Book review: The Mark and the Void by Paul Murray


The Mark and the VoidThe Mark and the Void by Paul Murray

My rating: 3.5 of 5 stars

From BBC Radio 4 – Book at Bedtime:
What links the Bank of Torabundo, an art heist, a novel called For the Love of a Clown, a four-year-old boy named after TV detective Remington Steele, a lonely French banker, a tiny Pacific island, and a pest control business run by an ex-KGB man? You guessed it…

The Mark and the Void is Paul Murray’s madcap new novel of institutional folly, following the success of his wildly original Skippy Dies.

While marooned at his banking job in the bewilderingly damp and insular realm known as Ireland, Claude Martingale is approached by a down-on-his-luck author, Paul, looking for his next great subject. Claude finds that his life gets steadily more exciting under Paul’s fictionalizing influence; he even falls in love with a beautiful waitress. But can an investment banker be turned into a romantic hero, even with a writer on his side? And is Paul actually on Claude’s side at all?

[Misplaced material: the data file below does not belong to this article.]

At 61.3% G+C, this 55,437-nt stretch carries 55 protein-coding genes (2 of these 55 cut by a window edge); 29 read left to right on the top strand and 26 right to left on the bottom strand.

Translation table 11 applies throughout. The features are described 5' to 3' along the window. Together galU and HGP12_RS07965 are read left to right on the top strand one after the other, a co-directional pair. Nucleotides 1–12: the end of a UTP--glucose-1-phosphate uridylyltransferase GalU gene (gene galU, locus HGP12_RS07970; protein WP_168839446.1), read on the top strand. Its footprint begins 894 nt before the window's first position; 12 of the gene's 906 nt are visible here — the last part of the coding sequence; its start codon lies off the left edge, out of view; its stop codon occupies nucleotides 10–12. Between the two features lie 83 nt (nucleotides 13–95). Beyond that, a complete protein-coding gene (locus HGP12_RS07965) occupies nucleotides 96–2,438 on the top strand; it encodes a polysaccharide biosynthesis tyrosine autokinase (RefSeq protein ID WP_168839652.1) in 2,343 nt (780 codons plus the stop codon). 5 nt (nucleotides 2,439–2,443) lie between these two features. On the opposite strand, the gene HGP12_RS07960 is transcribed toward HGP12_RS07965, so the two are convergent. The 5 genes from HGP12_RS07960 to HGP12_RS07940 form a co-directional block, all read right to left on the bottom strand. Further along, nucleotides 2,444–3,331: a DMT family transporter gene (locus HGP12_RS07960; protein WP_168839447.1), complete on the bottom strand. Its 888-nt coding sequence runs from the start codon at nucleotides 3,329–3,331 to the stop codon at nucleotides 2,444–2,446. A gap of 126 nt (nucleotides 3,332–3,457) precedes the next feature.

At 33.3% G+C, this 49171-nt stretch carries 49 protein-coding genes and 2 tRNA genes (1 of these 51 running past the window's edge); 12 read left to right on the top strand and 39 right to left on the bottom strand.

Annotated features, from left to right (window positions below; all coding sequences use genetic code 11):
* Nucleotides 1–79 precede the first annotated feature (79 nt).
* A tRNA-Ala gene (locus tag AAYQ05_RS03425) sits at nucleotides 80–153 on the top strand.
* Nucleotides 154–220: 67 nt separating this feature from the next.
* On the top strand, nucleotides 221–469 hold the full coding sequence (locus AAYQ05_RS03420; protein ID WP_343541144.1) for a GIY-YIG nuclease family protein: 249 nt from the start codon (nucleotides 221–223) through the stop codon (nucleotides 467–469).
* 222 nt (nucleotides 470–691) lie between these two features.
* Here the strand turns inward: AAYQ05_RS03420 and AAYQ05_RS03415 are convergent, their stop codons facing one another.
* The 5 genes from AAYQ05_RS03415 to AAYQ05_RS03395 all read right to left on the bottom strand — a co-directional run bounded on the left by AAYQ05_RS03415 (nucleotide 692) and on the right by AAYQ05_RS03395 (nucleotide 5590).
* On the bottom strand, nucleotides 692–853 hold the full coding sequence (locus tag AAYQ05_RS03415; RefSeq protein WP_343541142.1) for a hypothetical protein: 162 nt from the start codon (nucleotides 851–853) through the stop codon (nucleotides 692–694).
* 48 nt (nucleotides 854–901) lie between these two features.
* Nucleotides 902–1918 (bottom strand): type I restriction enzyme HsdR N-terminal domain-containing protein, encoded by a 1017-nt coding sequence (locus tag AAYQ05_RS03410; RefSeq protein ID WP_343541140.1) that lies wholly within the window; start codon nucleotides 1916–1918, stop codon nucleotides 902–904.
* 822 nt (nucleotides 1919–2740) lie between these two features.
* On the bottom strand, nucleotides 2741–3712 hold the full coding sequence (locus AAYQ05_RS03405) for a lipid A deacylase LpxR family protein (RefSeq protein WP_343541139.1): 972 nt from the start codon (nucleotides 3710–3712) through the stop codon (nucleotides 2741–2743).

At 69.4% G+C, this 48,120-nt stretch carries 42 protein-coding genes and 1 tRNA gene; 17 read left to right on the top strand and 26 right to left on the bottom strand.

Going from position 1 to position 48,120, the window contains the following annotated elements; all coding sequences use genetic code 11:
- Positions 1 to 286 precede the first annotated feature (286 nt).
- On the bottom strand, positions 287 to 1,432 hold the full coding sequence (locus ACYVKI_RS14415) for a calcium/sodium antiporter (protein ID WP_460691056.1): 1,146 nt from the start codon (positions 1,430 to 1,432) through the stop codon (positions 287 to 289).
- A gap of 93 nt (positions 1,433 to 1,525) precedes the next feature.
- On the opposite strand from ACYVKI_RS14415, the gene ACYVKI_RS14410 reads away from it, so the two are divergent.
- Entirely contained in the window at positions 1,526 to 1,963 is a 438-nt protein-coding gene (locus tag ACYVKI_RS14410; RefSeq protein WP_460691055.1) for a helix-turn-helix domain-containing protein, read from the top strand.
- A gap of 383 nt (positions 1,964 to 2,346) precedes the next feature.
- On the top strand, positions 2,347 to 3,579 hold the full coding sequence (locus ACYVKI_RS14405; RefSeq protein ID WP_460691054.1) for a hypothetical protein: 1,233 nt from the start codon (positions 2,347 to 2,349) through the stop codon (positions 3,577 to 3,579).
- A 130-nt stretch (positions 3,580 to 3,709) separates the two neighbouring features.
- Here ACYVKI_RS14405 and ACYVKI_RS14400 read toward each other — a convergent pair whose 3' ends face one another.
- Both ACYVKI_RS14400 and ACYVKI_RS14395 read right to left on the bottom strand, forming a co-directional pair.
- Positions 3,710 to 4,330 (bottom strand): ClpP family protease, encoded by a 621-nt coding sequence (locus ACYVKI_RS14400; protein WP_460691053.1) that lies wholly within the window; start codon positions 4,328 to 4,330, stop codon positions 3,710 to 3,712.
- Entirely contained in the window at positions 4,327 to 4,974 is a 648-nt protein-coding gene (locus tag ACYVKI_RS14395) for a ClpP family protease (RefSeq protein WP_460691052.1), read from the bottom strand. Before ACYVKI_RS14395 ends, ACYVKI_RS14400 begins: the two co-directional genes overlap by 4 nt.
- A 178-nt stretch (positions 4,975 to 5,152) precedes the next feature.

The Mark and the Void is a stirring examination of the deceptions carried out in the names of art, love and commerce – and is also probably the funniest novel ever written about a financial crisis.

Abridged by Sara Davies.

Produced by Jenny Thompson.

Read by Peter Serafinowicz.

Music: Money by The Flying Lizards and Je Veux by Zaz.

http://www.bbc.co.uk/programmes/b0639k87

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